Saatchi yesterday confirmed that he would receive a substantial pay-off, but would not take the money in a lump sum. 'It will be paid out over the long term,' the company said.
Mr Kennedy, who was not a main board director, was one of the five highest-paid executives in 1992, picking up almost dollars 800,000 in salary and other payments.
Official details of Mr Kennedy's pay-off will probably be included in Saatchi's report and accounts for 1993, traditionally released in late spring or early summer.
Mr Kennedy, who spent 33 years working in US advertising but only one as Saatchi's chief executive in North America, was viewed as one of the most powerful people in the agency's global empire.
Saatchi's shares rose 2p to 139p yesterday, but several advertising analysts were unaware of the pay-off. No formal announcement was made to the Stock Exchange.
The news comes amid speculation that Saatchi may warn its bankers that it is struggling to improve its financial performance.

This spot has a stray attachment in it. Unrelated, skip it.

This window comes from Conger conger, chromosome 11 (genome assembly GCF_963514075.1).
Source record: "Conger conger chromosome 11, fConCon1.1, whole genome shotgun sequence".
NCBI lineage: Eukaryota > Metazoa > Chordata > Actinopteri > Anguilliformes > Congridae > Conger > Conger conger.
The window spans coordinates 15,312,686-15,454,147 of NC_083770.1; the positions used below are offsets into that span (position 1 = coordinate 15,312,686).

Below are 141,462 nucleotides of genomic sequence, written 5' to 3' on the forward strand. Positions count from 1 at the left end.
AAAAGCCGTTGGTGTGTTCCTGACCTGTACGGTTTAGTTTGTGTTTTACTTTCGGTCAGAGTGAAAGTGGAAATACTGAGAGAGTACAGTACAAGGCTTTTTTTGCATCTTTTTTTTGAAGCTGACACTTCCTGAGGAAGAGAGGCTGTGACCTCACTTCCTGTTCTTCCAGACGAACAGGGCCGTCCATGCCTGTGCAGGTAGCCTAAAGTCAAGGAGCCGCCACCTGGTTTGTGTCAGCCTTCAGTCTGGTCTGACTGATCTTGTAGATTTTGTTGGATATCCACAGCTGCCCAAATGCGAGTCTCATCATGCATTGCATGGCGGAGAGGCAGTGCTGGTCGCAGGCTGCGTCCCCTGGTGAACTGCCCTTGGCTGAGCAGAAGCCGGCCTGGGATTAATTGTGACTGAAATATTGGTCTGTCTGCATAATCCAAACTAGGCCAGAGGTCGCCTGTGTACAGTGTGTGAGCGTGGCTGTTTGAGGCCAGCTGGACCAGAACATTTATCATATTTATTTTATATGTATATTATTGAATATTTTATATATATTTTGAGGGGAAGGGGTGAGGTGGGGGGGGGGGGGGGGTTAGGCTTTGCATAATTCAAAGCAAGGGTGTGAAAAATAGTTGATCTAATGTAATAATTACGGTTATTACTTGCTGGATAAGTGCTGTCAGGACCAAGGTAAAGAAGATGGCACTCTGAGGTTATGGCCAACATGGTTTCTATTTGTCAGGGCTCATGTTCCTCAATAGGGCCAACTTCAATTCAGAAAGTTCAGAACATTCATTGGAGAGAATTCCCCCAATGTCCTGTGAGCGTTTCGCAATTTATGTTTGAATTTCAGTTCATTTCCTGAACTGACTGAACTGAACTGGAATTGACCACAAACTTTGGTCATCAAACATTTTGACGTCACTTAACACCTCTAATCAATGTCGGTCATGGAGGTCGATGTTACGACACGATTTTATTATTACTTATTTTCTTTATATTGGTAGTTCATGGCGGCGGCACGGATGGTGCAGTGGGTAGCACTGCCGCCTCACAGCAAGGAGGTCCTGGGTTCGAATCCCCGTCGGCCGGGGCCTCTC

Last weekend the Independent on Sunday revealed that confidential budgets prepared for Saatchi's bankers suggested it was unlikely to lift its underlying performance until at least 1995, which would further delay repayment of its estimated bank debts of pounds 160m.
Analysts have already started to lower profit expectations. Panmure Gordon, the broking house, has cut its prediction for 1994 from pounds 37m to pounds 32m, some pounds 4m below the consensus forecast in the City.
Analysts expect Saatchi to report underlying profits of pounds 19m for 1993. In 1992, it reported a pre-tax loss of pounds 577.4m after a pounds 600m write-off on goodwill reserves.
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